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Spore abundance and morphological root modifications of arbuscular mycorrhizal fungi-infected black pepper (Piper nigrum L) plants in reddish brown latesolic soil of Matale in Sri Lanka

Authors:

T. E. Weerawardena ,

Department of Export Agriculture, Matale, LK
About T. E.
Central Research Station
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W. M. S. B. Bandara

Department of Export Agriculture, Matale, LK
About W. M. S. B.
Central Research Station
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Abstract

Arbuscular Mycorrhizae (AM) is a symbiotic association between fungi and roots of higher plants, which enhances plant growth and production. Black pepper (Piper nigrum L: Family Piperaceae), the second most valuable spice crop in Sri Lanka, is also identified as a host crop of mycorrhizae. However, existing indigenous AM species, their spore abundance and root colonization is not yet well studied or documented. Therefore, the present study was conducted to collect data on AM spore density and morphological features of modified roots due to infection of existing AM species in black pepper fields. Rhizosphere soils of randomly selected, 20 well-grown black pepper plants in RBL soils of Matale in Sri Lanka were evaluated for pH, moisture and major nutrients while AM spore abundance and AM colonization in stained roots were examined microscopically. The soil pH (4.7-5.9), total N (0.18-0.23 %), and organic C (1.57-1.75%) levels in study sites were preferable for biological activities while variability was observed in available P (4.4-29 ppm), exchangeable K (188-788 ppm) and volumetric moisture (9.8-24%). The AM spore (size >50 μm) density in examined soils were high and ranged from 1600-9000 spores kg-1 soil. Both live (slight yellowish to dark brown in colour) and dead (black) spores were present and globular or spherical in shape without any special hyphal attachments. About 95% of examined roots were infected with AM with modifications such as arbuscules or vesicles or both. Networks of non-septate, extra-radical hyphae and branched intra-radical hyphae could be seen. Arbuscules observed were in different maturity and highly branched. Both inter or intracellular vesicles found were oval or ellipsoid in shape. Thus, most of the mature black pepper plants in RBL soils of Matale were found infected with indigenous vesicular arbuscular mycorrhizae (VAM) and morphological features of their spores, hyphae, arbuscules and vesicles were similar to fungi of order Glomerales, which consisted with Glomus spp.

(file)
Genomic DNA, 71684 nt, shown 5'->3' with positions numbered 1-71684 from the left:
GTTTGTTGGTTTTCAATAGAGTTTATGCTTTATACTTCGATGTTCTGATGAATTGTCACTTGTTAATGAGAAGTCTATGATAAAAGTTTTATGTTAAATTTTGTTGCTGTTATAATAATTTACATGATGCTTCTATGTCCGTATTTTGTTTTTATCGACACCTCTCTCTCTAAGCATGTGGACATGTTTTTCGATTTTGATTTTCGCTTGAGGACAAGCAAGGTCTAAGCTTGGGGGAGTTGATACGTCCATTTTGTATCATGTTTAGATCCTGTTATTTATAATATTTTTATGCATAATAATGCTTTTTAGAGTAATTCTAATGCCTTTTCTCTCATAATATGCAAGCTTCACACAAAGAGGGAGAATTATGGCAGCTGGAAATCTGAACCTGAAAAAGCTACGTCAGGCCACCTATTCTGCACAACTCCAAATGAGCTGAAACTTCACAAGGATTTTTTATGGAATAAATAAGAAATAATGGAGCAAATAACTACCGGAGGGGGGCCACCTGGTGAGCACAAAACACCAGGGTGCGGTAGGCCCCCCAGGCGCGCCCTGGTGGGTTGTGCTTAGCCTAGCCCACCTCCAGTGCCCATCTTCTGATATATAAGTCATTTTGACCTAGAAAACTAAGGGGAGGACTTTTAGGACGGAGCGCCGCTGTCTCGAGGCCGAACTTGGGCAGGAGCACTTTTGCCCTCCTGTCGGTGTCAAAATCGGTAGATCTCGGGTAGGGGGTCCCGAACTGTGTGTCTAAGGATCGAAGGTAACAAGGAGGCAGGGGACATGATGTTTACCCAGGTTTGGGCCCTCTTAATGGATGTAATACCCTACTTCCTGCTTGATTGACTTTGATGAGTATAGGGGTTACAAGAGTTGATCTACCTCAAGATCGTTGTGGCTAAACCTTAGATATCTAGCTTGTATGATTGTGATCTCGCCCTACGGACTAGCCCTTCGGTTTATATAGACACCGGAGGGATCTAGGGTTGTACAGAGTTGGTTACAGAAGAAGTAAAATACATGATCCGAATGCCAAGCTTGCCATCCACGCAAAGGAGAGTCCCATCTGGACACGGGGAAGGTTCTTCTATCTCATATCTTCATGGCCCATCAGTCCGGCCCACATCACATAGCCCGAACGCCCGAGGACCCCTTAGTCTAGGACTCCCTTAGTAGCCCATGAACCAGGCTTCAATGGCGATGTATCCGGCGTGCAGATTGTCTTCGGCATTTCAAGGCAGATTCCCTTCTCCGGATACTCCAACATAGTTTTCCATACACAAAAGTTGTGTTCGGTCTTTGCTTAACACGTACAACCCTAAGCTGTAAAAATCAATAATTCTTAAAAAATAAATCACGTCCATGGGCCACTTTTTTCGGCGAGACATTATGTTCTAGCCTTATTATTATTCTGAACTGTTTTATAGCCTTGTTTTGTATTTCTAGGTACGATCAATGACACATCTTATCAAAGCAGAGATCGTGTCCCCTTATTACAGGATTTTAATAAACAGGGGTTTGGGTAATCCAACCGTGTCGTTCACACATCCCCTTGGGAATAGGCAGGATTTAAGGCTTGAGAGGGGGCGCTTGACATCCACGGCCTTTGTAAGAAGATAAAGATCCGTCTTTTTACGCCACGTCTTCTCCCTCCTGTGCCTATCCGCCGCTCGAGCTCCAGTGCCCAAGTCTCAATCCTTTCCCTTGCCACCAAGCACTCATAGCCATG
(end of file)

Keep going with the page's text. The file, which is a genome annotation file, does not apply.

How to Cite: Weerawardena, T.E. and Bandara, W.M.S.B., 2018. Spore abundance and morphological root modifications of arbuscular mycorrhizal fungi-infected black pepper (Piper nigrum L) plants in reddish brown latesolic soil of Matale in Sri Lanka. Sri Lanka Journal of Food and Agriculture, 4(2), pp.1–5. DOI: http://doi.org/10.4038/sljfa.v4i2.60
Published on 28 Dec 2018.
Peer Reviewed

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